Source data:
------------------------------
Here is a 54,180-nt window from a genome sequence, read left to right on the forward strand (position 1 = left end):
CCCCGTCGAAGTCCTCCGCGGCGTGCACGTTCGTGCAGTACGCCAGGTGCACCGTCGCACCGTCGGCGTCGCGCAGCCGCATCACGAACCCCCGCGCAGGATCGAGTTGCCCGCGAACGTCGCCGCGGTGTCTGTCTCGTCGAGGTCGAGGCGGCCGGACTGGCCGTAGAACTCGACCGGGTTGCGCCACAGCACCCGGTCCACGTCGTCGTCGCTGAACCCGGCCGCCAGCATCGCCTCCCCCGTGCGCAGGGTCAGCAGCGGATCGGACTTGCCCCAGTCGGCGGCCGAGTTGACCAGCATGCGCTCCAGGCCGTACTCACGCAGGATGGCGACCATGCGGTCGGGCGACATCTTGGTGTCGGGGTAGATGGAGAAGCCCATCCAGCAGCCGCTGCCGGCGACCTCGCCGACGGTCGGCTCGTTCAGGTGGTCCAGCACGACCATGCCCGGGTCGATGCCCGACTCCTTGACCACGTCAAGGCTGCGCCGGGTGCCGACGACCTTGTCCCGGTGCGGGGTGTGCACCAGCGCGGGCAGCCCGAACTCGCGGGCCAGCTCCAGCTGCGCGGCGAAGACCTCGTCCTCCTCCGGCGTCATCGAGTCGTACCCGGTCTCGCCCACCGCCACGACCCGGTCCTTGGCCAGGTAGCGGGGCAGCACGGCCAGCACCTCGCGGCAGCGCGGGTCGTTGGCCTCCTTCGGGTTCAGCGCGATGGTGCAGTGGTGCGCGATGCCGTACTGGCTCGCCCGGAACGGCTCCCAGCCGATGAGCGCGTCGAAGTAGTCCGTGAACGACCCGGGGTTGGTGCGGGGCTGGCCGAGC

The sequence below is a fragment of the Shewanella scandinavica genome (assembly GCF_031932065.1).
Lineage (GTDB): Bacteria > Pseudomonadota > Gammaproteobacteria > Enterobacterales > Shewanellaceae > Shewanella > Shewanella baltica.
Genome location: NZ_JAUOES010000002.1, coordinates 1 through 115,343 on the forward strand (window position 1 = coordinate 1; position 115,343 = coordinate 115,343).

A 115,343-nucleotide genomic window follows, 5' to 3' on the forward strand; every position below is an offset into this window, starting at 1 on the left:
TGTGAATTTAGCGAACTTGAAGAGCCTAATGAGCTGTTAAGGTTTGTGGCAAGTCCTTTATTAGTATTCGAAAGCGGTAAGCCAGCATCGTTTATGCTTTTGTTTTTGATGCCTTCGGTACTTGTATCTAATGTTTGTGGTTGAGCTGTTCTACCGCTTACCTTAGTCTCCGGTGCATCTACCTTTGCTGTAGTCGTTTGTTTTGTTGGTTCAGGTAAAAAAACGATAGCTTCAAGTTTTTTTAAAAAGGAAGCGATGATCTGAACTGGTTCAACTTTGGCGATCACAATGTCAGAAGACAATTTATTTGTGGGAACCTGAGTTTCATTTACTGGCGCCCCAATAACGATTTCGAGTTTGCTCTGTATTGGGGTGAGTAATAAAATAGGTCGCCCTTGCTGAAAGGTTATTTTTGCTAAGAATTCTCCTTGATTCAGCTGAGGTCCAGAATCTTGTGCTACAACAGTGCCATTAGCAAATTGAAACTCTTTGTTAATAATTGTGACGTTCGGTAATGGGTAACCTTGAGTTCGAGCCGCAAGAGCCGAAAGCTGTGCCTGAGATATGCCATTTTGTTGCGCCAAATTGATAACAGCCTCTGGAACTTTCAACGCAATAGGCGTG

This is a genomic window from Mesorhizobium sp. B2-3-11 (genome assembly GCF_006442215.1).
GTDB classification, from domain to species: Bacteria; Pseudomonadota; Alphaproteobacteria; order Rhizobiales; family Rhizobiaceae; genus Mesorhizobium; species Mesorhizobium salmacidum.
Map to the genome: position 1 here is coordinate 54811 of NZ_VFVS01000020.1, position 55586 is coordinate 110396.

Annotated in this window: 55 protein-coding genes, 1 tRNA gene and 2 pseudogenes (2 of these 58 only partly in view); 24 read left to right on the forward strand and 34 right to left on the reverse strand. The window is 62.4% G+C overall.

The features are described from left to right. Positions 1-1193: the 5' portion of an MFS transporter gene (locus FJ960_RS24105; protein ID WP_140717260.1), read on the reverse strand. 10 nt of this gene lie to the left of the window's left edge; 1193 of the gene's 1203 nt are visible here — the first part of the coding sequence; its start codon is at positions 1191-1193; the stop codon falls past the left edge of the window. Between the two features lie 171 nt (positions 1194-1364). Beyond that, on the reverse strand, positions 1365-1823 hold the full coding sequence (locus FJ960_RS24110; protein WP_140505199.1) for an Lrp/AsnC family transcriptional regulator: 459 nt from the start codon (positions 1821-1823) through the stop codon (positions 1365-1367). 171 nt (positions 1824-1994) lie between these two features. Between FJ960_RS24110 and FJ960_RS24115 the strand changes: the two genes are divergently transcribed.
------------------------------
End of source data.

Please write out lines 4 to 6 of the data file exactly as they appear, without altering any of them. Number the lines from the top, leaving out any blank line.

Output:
Lineage (GTDB): Bacteria > Pseudomonadota > Gammaproteobacteria > Enterobacterales > Shewanellaceae > Shewanella > Shewanella baltica.
Genome location: NZ_JAUOES010000002.1, coordinates 1 through 115,343 on the forward strand (window position 1 = coordinate 1; position 115,343 = coordinate 115,343).

A 115,343-nucleotide genomic window follows, 5' to 3' on the forward strand; every position below is an offset into this window, starting at 1 on the left: